North America’s youth are facing an unprecedented crisis in mental health and COVID-19 has only made it worse. Over the past year, more than two dozen young journalists, including many from the youth-run blog A Teen Perspective, conducted interviews with their peers as part of Generation Distress, an Investigative Journalism Bureau/Toronto Star investigation, to understand how a changing world has impacted their state of mind.
Here are some of those perspectives:
Amaani Sahib, 18, London, Ont.
“A huge percentage of the population is struggling, but they’re all just trying to kind-of push it down in order to get the work done that they need to get done for school. So it creates this kind of culture within teenagers where nobody is dealing with their own issues, which negatively impacts them, but they don’t have time to deal with their issues because they’re too busy.”
“I had such a hard time in quarantine. Just mentally, I felt so intellectually drained the entire time. I’d be on a call with my friends for hours just to keep myself a functioning person, so coming back to school and having structure to my day and having people that I can talk to regularly … I am enjoying it a lot, and I’m so happy to have a break from quarantine.”
Lexie, 17, Whitby, Ont.
“I think being away from your peers and all of your friends definitely is not good when you have mental health problems because you know, all the people that are usually there to support you are not.“
“It always seems easier when you’re in class and you can just talk to your teacher at lunch or go to guidance really quickly between your classes, versus having to call and make an appointment … Maybe some people don’t feel comfortable talking about that stuff in their house on the phone. I know I’m kind-of like that sometimes. So I think it’s less accessible.”
Mackenzie Gillies, 17, Oshawa, Ont.
“I think whether you have a mental health problem or a mental illness or not, COVID impacted you negatively … I think that big of a change so quickly and, like, that big of an isolation definitely took a toll on all of my peers.”
“Teachers need to be way more aware of the stress that their job can put on students, because you can be all for supporting mental health and mental illness, but still be completely unaware of the fact that your workload or your teaching methods are, like, harmful.”
Hannah Hewko, 16, Toronto, Ont.
“When you stay home because of mental illness, (teachers) expect you to be doing the work at home, when you’re away….(Last year,) I had to miss a lot of school, and one time, I came to school and we had a test. I didn’t know what was happening, and I just couldn’t do it. And (the teacher) said to me ‘You can’t hide behind your anxiety, you can’t use your anxiety as an excuse.'” And I’m like, ‘That’s not how it works…’ I feel like they think that they’ve already done enough for me, like giving me so many days off that they’re like, ‘Oh, this is where I draw the line; you’ve already gotten so much. Why do you need more stuff?'”
Rebecca Borisenko, 17, Oshawa, Ont.
“I feel like I wasn’t educated very much on mental health and mental illness, so it was …me just figuring out on my own why I was feeling the way I was feeling… It just created a lot of confusion for me and a lot of difficulty trying to figure that out.”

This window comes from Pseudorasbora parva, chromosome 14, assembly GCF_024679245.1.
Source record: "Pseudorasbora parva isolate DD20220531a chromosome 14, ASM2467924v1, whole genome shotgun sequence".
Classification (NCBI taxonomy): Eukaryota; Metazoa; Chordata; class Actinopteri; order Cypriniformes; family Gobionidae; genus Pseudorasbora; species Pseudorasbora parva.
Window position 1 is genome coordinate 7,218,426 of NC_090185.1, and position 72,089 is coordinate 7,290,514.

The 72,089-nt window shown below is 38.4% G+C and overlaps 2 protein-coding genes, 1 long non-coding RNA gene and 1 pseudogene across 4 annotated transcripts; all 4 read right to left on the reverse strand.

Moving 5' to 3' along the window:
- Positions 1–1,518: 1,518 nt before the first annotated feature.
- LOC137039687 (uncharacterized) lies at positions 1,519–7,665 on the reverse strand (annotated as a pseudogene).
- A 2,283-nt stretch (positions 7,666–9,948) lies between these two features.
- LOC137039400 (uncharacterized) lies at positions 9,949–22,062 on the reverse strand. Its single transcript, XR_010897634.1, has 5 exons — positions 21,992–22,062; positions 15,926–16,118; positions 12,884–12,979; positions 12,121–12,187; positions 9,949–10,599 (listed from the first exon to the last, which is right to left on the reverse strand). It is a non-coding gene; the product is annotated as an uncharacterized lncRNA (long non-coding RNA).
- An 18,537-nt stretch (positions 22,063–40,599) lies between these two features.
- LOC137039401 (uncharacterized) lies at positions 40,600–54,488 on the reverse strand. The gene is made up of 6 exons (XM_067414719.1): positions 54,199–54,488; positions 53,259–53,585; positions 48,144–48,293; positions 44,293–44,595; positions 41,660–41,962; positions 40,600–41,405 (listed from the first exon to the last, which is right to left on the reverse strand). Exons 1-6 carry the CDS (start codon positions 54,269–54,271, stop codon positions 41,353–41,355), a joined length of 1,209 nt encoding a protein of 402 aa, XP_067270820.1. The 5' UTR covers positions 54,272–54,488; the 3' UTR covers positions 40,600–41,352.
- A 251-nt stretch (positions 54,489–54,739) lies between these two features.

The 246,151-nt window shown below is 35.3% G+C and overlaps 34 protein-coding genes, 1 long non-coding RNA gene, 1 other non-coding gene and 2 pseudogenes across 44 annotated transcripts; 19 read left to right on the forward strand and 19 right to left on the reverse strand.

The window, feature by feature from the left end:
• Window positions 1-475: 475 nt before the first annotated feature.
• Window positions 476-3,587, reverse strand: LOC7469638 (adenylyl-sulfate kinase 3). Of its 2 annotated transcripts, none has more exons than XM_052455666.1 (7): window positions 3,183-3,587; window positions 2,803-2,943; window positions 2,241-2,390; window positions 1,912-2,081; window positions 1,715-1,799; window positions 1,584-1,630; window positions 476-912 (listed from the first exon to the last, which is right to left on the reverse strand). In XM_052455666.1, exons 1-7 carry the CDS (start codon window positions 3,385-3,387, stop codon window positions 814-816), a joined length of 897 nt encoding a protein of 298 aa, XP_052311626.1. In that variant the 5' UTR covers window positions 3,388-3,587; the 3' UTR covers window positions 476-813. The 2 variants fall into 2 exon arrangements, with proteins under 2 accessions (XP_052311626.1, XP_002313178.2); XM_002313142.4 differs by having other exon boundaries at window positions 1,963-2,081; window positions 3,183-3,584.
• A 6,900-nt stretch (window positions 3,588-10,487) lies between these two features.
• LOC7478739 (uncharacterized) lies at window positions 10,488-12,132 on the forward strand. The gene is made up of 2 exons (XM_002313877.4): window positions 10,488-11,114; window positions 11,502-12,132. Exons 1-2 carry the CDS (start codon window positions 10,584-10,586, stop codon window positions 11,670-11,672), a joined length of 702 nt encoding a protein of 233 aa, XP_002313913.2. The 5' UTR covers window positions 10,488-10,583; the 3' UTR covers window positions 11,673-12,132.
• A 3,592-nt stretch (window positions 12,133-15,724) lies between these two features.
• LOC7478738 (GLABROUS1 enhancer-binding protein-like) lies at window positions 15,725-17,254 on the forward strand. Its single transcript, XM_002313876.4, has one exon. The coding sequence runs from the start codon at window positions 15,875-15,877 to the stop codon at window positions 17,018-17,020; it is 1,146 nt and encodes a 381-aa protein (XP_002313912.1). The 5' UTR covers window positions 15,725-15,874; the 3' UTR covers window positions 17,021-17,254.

“There’s obviously the guidance department, and they do a lot to try and help the students, but of course, at the end of the day, they’re not licensed therapists.”
“What we were all expecting last year was that we were going to be touring [post-secondary] campuses and actually getting a feel for the school. But now that everything is online again … you’re applying to universities, not knowing how you’re going to feel on the campus, not knowing if you’re actually going to like the program that you chose, because you can’t really get enough information about it to make a decision that you’re confident about. And I feel like that’s causing a lot of stress with a lot of people, just not knowing what you’re getting into before you’re applying.”
Kyleah Laita, 17, Durham Region, Ont.
“My mental health went on a downward spiral during COVID. I had some serious troubles with my family, and then I also had a good friend get diagnosed with COVID. So I had a lot going on, to the point [that] I kind-of pushed my mental health to the side, and it really came back to bite me … I was having severe panic attacks, not sleeping at night because I was so worried about going back to school. I was so worried about everything … it was to the point I had to go to a doctor for it.”
“To this day, I’ve not asked for an extension because I’m so scared … is my teacher going to think I’m lazy? … I do need more time, sometimes, and instead I will force myself to do it, instead of getting that extension.”
“[Amid the pandemic,] it’s a lot more scary, I find, because the courses are so much more condensed that every single thing matters so much. It’s that added-on pressure of ‘Oh my goodness, I did bad on this one test; there is a very good chance I’m going to fail this class.’ … constantly [thinking] ‘I have to be perfect on this; my marks depend on this.'”
Interviews conducted by Siobhan Kelly, Mia Gidge, Sadie Inglis, Tasnia Rahman, Liv Forster and Kyle Munns of A Teen Perspective and Kiana Sharifi, a high school journalist in Toronto
For the Investigative Journalism Bureau, Robert Cribb and Charlie Buckley